Timeline of glaciation
There have been five or six major ice ages in the history of Earth over the past 3 billion years. The Late Cenozoic Ice Age began 34 million years ago, its latest phase being the Quaternary glaciation, in progress since 2.58 million years ago.
Within ice ages, there exist periods of more severe glacial conditions and more temperate referred to as glacial periods and interglacial periods, respectively. The Earth is currently in such an interglacial period of the Quaternary glaciation, with the last glacial period of the Quaternary having ended approximately 11,700 years ago, the current interglacial being known as the Holocene epoch. Based on climate proxies, paleoclimatologists study the different climate states originating from glaciation.
Known ice agesEdit
|Name of ice age||Years BP (Ma)||Geological period||Era|
|Pongola||2900 – 2780||Mesoarchean|
|Huron||2400 – 2100||Siderian
|715 – 680
650 – 635
(incl. Hirnantian and
Late Ordovician glaciation)
|450 – 420||Late Ordovician
|Karoo||360 – 260||Carboniferous
|Late Cenozoic Ice Age
(incl. Quaternary glaciation)
|34 – present||Late Paleogene
The third ice age, and possibly most severe, is estimated to have occurred from 720 to 635 Ma (million years) ago, in the Neoproterozoic Era, and it has been suggested that it produced a second "Snowball Earth", in which the Earth iced over completely. It has been suggested also that the end of this second cold period was responsible for the subsequent Cambrian Explosion, a time of rapid diversification of multicelled life during the Cambrian Period. However, this hypothesis is still controversial, though is growing in popularity among researchers, as evidence in its favor has mounted.[who?]
A minor series of glaciations occurred from 460 Ma to 430 Ma. There were extensive glaciations from 350 to 250 Ma.
The Late Cenozoic Ice Age has seen extensive ice sheets in Antarctica for the last 34 Ma. During the last 3 Ma ice sheets have also developed on the northern hemisphere. This phase is known as the Quaternary glaciation, and has seen more or less extensive glaciation. These first appeared with a dominant periodicity of 41,000 years, but after the Mid-Pleistocene Transition this changed to high-amplitude cycles with an average period of 100,000 years.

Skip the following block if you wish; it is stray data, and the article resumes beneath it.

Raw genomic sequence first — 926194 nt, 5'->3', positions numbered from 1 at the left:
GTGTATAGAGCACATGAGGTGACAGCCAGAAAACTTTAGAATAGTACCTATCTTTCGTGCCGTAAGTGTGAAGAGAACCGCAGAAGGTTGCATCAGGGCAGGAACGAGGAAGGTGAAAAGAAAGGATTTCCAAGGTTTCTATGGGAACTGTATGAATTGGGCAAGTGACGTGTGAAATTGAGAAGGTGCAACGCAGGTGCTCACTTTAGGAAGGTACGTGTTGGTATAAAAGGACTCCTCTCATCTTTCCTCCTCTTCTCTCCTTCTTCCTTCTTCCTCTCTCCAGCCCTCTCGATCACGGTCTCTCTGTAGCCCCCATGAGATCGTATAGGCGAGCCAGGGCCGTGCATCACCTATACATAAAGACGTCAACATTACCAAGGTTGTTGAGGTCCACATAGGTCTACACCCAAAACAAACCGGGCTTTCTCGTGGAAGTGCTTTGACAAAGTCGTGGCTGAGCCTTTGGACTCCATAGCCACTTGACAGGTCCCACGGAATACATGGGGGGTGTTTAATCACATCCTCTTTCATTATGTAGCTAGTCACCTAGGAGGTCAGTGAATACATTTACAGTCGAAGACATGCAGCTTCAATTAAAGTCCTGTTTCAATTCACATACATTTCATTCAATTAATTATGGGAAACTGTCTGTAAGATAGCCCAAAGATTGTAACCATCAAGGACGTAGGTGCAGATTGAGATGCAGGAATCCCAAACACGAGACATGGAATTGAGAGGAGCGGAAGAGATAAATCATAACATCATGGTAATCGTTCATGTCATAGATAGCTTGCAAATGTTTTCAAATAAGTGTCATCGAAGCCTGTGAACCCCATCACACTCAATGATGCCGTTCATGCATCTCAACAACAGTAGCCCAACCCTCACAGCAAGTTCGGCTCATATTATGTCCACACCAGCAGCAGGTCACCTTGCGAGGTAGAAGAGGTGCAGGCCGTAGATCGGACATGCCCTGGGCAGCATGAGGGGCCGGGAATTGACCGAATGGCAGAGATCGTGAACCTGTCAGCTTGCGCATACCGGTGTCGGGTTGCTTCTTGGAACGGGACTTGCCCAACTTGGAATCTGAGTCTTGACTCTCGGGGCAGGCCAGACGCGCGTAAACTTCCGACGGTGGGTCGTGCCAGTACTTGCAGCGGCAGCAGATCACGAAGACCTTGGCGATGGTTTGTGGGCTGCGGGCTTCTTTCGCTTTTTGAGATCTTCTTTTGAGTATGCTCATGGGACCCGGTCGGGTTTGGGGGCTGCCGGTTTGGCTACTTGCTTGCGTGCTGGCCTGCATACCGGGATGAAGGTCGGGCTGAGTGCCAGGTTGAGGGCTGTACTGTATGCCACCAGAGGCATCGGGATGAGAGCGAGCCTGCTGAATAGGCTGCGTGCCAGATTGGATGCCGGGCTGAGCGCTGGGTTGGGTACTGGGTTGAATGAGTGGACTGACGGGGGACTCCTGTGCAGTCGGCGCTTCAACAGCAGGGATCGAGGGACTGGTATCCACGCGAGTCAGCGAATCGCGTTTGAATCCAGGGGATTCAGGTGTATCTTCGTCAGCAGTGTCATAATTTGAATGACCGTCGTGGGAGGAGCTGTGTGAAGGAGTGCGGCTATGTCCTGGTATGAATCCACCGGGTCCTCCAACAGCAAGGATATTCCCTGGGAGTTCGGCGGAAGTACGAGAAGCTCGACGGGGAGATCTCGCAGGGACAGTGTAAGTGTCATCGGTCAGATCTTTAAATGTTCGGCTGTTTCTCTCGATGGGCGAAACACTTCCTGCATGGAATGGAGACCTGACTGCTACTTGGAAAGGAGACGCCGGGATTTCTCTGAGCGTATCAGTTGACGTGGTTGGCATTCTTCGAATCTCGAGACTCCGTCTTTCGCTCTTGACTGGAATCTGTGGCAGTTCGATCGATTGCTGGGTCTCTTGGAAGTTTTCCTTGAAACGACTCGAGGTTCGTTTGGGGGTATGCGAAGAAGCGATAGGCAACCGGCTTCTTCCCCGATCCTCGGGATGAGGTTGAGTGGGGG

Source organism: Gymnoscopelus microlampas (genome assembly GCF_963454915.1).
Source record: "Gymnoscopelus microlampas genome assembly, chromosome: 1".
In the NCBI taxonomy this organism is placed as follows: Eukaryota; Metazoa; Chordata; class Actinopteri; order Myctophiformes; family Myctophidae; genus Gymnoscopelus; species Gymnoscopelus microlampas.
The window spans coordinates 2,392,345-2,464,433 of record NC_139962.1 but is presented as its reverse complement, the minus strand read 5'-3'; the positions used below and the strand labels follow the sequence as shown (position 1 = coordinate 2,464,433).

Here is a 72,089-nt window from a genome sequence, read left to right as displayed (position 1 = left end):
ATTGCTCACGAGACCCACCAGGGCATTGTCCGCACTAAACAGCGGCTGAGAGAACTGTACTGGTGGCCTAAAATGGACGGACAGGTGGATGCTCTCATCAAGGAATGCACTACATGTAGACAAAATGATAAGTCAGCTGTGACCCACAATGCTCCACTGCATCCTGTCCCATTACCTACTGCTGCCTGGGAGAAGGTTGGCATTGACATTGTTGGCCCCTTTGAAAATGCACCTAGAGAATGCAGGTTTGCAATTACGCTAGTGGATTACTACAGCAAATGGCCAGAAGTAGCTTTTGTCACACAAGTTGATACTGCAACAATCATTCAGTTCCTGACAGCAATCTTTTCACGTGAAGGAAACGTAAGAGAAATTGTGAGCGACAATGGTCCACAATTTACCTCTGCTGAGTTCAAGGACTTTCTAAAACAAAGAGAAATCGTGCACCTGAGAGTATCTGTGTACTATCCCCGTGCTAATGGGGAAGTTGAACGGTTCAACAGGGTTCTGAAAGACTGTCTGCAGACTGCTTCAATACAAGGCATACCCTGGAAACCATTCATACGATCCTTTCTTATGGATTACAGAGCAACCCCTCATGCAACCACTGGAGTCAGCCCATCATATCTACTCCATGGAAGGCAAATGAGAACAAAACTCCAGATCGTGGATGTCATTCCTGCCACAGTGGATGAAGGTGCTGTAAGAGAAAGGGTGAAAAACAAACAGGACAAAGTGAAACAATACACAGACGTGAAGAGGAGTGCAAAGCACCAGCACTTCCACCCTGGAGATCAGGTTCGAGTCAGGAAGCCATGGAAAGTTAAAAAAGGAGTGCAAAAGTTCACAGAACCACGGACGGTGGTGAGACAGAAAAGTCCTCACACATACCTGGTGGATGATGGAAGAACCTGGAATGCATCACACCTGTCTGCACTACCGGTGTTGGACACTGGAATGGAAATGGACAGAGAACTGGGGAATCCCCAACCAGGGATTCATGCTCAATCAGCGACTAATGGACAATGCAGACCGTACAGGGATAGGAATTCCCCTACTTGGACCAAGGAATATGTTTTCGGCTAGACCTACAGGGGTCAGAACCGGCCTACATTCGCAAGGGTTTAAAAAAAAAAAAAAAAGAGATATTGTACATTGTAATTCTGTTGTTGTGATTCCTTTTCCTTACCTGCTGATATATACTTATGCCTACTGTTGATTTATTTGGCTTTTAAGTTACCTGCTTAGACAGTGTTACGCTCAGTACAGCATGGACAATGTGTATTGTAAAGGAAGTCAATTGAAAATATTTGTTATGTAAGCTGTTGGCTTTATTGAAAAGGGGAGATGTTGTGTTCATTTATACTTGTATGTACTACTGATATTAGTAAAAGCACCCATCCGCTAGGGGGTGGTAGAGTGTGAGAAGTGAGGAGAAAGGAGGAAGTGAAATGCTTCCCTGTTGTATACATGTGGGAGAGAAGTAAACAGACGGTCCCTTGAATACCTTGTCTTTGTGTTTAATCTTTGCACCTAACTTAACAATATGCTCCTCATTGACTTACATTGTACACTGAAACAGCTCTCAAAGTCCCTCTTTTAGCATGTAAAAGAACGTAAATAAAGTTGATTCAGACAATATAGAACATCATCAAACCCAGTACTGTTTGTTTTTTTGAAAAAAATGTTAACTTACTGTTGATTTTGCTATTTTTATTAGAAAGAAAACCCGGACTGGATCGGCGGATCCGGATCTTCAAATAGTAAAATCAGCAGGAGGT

Nomenclature of Quaternary glacial cyclesEdit
Whereas the first 30 million years of the Late Cenozoic Ice Age mostly involved Antarctica, the Quaternary has seen numerous ice sheets extending over parts of Europe and North America that are currently populated and easily accessible. Early geologists therefore named apparent sequences of glacial and interglacial periods of the Quaternary Ice Age after characteristic geological features, and these names varied from region to region. It is now more common for researchers to refer to the periods by their marine isotopic stage number. The marine record preserves all the past glaciations; the land-based evidence is less complete because successive glaciations may wipe out evidence of their predecessors. Ice cores from continental ice accumulations also provide a complete record, but do not go as far back in time as marine data. Pollen data from lakes and bogs as well as loess profiles provided important land-based correlation data. The names system has mostly been phased out by professionals, who instead use the marine isotopic stage indexes for all technical discussions. For example, there are five Pleistocene glacial/interglacial cycles recorded in marine sediments during the last half million years, but only three classic interglacials were originally recognized on land during that period (Mindel, Riss and Würm).